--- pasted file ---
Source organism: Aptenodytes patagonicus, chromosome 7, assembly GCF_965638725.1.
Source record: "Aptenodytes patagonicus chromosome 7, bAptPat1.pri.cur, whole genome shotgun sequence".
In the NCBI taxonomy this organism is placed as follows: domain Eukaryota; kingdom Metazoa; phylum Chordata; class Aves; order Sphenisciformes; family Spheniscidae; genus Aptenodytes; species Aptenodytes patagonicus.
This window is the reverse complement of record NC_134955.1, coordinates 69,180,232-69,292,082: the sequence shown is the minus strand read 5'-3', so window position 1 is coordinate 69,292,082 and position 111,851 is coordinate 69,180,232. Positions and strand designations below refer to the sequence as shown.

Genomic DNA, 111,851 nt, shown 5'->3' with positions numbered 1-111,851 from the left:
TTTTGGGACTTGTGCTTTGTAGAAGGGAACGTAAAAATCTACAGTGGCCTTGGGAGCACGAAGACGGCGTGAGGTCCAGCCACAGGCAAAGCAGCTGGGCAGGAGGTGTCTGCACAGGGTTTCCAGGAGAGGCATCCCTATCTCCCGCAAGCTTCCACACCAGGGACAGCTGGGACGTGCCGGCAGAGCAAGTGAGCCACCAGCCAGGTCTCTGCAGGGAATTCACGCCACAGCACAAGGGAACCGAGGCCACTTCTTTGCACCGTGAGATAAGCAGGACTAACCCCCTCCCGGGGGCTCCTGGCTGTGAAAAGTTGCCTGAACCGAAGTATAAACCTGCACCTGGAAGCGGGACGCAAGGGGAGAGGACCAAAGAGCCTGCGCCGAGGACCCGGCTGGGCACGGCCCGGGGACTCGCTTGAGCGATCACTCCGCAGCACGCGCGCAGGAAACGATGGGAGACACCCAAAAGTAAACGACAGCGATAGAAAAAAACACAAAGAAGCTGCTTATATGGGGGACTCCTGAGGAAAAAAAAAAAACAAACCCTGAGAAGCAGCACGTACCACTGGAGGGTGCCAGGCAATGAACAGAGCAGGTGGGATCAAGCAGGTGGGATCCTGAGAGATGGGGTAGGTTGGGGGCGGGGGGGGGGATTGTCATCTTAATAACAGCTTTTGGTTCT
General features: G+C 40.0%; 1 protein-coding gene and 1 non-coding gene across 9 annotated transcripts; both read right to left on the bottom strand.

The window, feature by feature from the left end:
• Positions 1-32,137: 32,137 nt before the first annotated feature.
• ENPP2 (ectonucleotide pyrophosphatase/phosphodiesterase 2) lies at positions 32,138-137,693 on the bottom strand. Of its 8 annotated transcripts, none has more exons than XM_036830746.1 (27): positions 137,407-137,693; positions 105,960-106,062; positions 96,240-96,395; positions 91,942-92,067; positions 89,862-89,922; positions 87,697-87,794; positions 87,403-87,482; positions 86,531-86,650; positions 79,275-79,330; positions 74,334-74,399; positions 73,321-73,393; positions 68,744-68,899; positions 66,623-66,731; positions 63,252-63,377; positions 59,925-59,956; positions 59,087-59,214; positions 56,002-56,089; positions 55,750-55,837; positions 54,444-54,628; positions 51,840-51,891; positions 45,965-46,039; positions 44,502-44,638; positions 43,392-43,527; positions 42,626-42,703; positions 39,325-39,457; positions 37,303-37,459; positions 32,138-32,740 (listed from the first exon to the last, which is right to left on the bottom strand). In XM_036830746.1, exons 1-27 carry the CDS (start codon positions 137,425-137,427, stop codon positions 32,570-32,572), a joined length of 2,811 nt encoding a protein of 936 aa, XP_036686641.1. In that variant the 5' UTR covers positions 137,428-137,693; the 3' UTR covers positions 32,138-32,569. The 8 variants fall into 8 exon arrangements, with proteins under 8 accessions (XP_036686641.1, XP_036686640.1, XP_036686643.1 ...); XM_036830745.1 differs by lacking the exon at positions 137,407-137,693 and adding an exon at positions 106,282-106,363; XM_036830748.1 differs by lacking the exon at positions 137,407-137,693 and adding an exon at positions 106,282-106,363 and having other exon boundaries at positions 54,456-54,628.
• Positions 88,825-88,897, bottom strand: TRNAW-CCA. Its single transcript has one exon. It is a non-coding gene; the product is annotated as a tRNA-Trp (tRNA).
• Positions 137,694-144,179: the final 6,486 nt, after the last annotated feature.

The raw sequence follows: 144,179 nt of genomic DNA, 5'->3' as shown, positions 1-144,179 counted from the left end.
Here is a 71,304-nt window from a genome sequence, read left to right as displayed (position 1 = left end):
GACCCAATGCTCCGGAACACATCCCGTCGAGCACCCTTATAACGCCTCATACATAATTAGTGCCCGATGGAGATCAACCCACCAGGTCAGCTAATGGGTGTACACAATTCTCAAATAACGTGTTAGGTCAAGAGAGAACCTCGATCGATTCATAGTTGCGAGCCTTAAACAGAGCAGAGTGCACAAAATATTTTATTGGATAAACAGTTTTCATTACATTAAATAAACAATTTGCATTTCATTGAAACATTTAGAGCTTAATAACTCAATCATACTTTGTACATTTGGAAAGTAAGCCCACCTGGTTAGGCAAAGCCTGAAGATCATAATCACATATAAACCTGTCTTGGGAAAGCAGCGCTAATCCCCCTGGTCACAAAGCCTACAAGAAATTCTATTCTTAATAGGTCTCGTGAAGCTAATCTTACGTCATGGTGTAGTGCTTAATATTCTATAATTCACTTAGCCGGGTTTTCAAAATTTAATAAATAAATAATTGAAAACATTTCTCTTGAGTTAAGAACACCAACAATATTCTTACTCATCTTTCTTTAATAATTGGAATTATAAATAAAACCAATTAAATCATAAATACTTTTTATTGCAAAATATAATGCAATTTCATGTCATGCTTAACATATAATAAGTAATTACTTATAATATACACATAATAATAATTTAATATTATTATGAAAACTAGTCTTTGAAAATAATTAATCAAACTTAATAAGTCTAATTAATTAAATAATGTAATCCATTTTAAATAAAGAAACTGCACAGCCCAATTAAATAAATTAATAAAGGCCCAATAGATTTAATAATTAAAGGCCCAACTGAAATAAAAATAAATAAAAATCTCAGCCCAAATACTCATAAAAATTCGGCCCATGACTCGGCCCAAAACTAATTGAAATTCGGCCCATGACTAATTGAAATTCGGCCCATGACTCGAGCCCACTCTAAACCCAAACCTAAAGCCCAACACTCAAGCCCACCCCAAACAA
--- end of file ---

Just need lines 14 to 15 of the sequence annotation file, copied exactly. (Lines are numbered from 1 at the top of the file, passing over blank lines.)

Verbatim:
Here is a 71,304-nt window from a genome sequence, read left to right as displayed (position 1 = left end):
GACCCAATGCTCCGGAACACATCCCGTCGAGCACCCTTATAACGCCTCATACATAATTAGTGCCCGATGGAGATCAACCCACCAGGTCAGCTAATGGGTGTACACAATTCTCAAATAACGTGTTAGGTCAAGAGAGAACCTCGATCGATTCATAGTTGCGAGCCTTAAACAGAGCAGAGTGCACAAAATATTTTATTGGATAAACAGTTTTCATTACATTAAATAAACAATTTGCATTTCATTGAAACATTTAGAGCTTAATAACTCAATCATACTTTGTACATTTGGAAAGTAAGCCCACCTGGTTAGGCAAAGCCTGAAGATCATAATCACATATAAACCTGTCTTGGGAAAGCAGCGCTAATCCCCCTGGTCACAAAGCCTACAAGAAATTCTATTCTTAATAGGTCTCGTGAAGCTAATCTTACGTCATGGTGTAGTGCTTAATATTCTATAATTCACTTAGCCGGGTTTTCAAAATTTAATAAATAAATAATTGAAAACATTTCTCTTGAGTTAAGAACACCAACAATATTCTTACTCATCTTTCTTTAATAATTGGAATTATAAATAAAACCAATTAAATCATAAATACTTTTTATTGCAAAATATAATGCAATTTCATGTCATGCTTAACATATAATAAGTAATTACTTATAATATACACATAATAATAATTTAATATTATTATGAAAACTAGTCTTTGAAAATAATTAATCAAACTTAATAAGTCTAATTAATTAAATAATGTAATCCATTTTAAATAAAGAAACTGCACAGCCCAATTAAATAAATTAATAAAGGCCCAATAGATTTAATAATTAAAGGCCCAACTGAAATAAAAATAAATAAAAATCTCAGCCCAAATACTCATAAAAATTCGGCCCATGACTCGGCCCAAAACTAATTGAAATTCGGCCCATGACTAATTGAAATTCGGCCCATGACTCGAGCCCACTCTAAACCCAAACCTAAAGCCCAACACTCAAGCCCACCCCAAACAA